The Times of India | Adarsh Jain | TNN | Oct 19, 2016 |
COIMBATORE: Students of Sri Ramakrishna Engineering College in Coimbatore have designed a device to track college buses and ambulances. Two final year students of the computer science department, Navaneeth R S and Hariprasath P, have designed a device called – Track ur spot. “The device is fixed in the vehicle, and it provides you a range of data based on GPS and related technologies. We can track the position of the vehicle, speed, and time taken to travel a distance,” the staff mentor of the project, G Rathi said. When Navaneeth and Hariprasath were in their third year, the idea of tracking their college buses struck them. “So, they carried out some research and found that some taxi and auto rickshaw services were using GPS to track their cabs. But, we had a different application, and we wanted to take this to a new level where safety was also a concern,” the assistant professor with the computer science and engineering department said.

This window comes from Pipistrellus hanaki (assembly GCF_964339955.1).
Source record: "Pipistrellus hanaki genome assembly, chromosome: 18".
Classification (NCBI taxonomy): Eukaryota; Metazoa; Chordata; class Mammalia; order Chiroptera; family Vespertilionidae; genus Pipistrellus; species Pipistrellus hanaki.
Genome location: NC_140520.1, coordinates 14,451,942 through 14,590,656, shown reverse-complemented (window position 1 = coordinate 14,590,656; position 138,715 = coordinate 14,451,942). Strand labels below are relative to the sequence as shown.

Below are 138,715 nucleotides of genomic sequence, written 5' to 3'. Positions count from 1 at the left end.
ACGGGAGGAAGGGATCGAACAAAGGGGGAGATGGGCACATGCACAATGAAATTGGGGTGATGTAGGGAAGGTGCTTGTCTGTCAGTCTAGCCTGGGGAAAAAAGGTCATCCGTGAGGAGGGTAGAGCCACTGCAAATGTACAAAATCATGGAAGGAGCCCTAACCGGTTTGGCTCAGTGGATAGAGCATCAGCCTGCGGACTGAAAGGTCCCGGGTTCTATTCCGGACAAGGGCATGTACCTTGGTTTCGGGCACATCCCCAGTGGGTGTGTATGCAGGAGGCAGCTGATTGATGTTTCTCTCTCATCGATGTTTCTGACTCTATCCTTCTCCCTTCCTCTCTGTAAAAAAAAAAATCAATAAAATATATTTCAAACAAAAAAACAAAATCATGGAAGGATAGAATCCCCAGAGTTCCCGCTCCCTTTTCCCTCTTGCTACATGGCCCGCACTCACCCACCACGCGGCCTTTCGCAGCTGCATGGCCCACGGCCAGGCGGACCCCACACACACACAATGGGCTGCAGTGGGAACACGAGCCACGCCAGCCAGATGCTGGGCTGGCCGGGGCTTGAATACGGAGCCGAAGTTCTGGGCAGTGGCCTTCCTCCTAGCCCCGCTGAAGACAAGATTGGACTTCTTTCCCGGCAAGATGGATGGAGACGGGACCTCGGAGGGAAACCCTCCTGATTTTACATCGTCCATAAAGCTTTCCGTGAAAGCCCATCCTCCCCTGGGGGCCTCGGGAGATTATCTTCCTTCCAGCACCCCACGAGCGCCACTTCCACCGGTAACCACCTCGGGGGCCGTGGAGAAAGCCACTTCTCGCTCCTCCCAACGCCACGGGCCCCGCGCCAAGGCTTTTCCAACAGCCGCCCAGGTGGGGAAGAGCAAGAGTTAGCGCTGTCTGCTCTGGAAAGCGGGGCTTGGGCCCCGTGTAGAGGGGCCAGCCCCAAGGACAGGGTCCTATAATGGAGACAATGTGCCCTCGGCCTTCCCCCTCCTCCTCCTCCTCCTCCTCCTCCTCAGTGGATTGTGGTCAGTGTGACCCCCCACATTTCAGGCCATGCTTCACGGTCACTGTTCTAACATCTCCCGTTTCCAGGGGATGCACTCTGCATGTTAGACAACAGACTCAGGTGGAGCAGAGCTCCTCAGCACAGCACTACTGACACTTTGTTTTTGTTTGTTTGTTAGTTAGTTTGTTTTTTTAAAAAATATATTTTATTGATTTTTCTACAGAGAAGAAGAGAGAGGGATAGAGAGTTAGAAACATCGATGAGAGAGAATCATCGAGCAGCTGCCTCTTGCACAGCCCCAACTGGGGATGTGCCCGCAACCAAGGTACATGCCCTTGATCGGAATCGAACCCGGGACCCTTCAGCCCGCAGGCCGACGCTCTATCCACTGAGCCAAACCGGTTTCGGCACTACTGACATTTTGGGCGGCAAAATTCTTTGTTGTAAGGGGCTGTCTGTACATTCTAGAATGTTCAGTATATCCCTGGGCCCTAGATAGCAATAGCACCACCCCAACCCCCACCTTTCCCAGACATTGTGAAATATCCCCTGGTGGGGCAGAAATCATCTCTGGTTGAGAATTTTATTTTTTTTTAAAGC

“The technology is a blend of electronic sensors and devices and software analytics. Ramakrishna has many educational institutions and a lot of students use the college transport to commute to college and back home,” said Navaneeth. “Students can check if their bus is arriving at their stop on time. If not, they can find out about the next bus on the route, and at the same time complain to the college management,” he said. If there is a delay in reaching a stop, it will automatically send alerts to the college management,” the student said. The device also uses geo-sensing technology. “In case, if the driver exceeds the geographical boundaries, the system will send an alert to the college,” Hariprasath said, “The system will enable the management to track performance of the drivers on a daily, weekly, monthly and annual basis. Overspeeding alerts will also be sent to the management.” The device is connected to the user account either on the website or on the android application. “Data analytics can be seen in the form of graphics here,” said Rathi. The staff mentor said that it took about a year for the students to come out with the final device. “Being computer science students they only had the advantage of software knowledge. But the hardware- both electronics and design of the device was a challenge. Continuous research and trials led to the successful outcome,” Rathi said. “The device was first tested on a college bus, then on five ambulances. Now, it will be installed on all 50 vehicles of the SNR Trust. We will soon be applying for a patent,” Rathi said. – Courtesy